For the entire race, I was completely unaware of my time. My pace had been strong and I knew I was ahead of the 3:15ers, but at mile 25 I finally changed the screen on my Garmin and glanced at my cumulative time. It was 2:55!!! I cleared the cobwebs and fog in my exhausted mind just long enough to do a little race course arithmetic. If my calculations were correct … if I ran the last two miles at a 7:30 pace … I would come in around 3:10 … FREAKING 3:10!!! And that really locked me in. I was really doing it. I was really running FREAKING 3:10!!!
|Long lines to pick up gear at the bag drop trucks|
But when I made the final turn onto 5th Street, the celebration began. Well not literally, I still had a little work to do. But I knew I was shattering my PR that I set only a few weeks earlier and it was an all out sprint to the finish. My pace over the last few tenths of a mile was near my 5K pace and I remember my feet pounding the ground down the sharp decline. I knew it was beating the heck out of my tired legs, but I didn’t care … I was making my own personal history today! And as I flew through the finish corral, past the largest crowd of cheering spectators I had seen all day, I reached down and tapped my Garmin as I crossed the finish line. 3:10:39!!!! I had ran a FREAKING 3:10 MARATHON!!! WOOOOHOOOO!!!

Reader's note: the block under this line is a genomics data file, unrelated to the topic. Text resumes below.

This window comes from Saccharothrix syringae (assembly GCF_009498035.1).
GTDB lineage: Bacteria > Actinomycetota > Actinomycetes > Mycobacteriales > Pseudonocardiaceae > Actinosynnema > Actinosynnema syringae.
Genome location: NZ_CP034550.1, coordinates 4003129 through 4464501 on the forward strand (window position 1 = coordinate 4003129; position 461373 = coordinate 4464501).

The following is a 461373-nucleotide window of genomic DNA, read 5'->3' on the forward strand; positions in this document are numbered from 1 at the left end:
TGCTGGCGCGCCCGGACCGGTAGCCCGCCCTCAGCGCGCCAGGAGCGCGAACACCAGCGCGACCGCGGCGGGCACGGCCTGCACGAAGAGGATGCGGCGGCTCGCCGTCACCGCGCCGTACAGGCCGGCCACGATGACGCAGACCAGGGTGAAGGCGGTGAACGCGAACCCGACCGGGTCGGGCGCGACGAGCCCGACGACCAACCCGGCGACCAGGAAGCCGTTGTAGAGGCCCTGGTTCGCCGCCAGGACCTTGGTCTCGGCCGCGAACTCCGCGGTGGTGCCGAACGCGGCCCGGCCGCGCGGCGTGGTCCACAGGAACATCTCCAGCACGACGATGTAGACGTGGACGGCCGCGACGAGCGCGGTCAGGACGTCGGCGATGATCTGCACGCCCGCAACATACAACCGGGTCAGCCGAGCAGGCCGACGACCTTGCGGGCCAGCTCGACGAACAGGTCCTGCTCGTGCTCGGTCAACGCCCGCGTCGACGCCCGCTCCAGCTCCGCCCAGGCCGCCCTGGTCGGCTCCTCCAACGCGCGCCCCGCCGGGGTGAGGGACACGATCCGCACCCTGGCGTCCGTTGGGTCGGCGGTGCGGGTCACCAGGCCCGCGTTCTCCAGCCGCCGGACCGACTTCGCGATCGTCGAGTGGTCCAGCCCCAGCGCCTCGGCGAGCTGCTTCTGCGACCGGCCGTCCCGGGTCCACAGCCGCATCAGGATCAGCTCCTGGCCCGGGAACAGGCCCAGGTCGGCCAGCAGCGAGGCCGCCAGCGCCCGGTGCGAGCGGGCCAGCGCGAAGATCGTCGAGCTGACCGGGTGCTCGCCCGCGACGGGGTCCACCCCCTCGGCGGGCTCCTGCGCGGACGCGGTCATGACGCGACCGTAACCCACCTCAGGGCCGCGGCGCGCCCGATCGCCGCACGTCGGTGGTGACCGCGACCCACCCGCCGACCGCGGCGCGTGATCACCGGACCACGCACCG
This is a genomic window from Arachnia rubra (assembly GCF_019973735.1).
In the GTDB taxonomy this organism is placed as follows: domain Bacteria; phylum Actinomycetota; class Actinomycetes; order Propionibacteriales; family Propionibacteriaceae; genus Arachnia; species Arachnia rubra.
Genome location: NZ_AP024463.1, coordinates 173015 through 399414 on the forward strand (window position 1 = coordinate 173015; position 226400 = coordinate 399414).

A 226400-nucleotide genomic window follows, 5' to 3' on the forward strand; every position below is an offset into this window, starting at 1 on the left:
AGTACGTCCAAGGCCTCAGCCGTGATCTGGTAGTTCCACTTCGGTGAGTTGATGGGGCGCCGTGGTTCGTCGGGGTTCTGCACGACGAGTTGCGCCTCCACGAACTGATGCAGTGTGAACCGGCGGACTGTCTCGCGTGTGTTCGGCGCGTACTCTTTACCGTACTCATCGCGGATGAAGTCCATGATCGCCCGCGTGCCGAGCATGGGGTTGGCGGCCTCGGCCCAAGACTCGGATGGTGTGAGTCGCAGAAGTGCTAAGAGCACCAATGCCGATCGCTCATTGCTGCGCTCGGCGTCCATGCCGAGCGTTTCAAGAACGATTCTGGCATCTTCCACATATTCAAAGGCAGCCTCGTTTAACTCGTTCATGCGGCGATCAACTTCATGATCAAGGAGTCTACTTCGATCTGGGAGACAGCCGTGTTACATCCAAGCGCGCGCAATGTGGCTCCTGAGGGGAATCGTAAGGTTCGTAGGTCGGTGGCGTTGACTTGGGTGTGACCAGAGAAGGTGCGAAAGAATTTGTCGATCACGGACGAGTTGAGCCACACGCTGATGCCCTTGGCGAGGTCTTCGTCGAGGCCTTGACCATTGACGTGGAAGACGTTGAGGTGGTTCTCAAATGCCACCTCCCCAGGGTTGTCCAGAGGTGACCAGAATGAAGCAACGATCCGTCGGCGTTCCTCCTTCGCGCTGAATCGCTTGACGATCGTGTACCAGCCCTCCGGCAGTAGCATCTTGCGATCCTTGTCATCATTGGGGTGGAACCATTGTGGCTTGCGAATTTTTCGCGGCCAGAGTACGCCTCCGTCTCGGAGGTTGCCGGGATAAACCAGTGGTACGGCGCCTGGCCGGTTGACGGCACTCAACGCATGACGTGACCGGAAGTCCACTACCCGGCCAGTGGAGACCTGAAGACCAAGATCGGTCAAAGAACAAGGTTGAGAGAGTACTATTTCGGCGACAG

I quickly found Michael, who was watching for me near the finish. She said she’d lost track of me on the inaccurate marathon tracking, but started screaming her lungs out when she looked up and saw me coming down the hill at 3:10. And I gotta tell ya, having a hot gal screaming for you still feels really good after all these years – ha. She hugged my stinky, rain and sweat soaked body and told me she was proud of me. That was awesome! Still beaming from my race, we ran into a young lady who stopped us and said “Hey, do you guys blog? Are you that couple who blogs?” We laughed and said “Yes”, and visited with her for a few minutes. Here name was Kam and she’d read my Chicago review, and left a comment about running the Richmond Marathon. It was really random running into her – but really cool!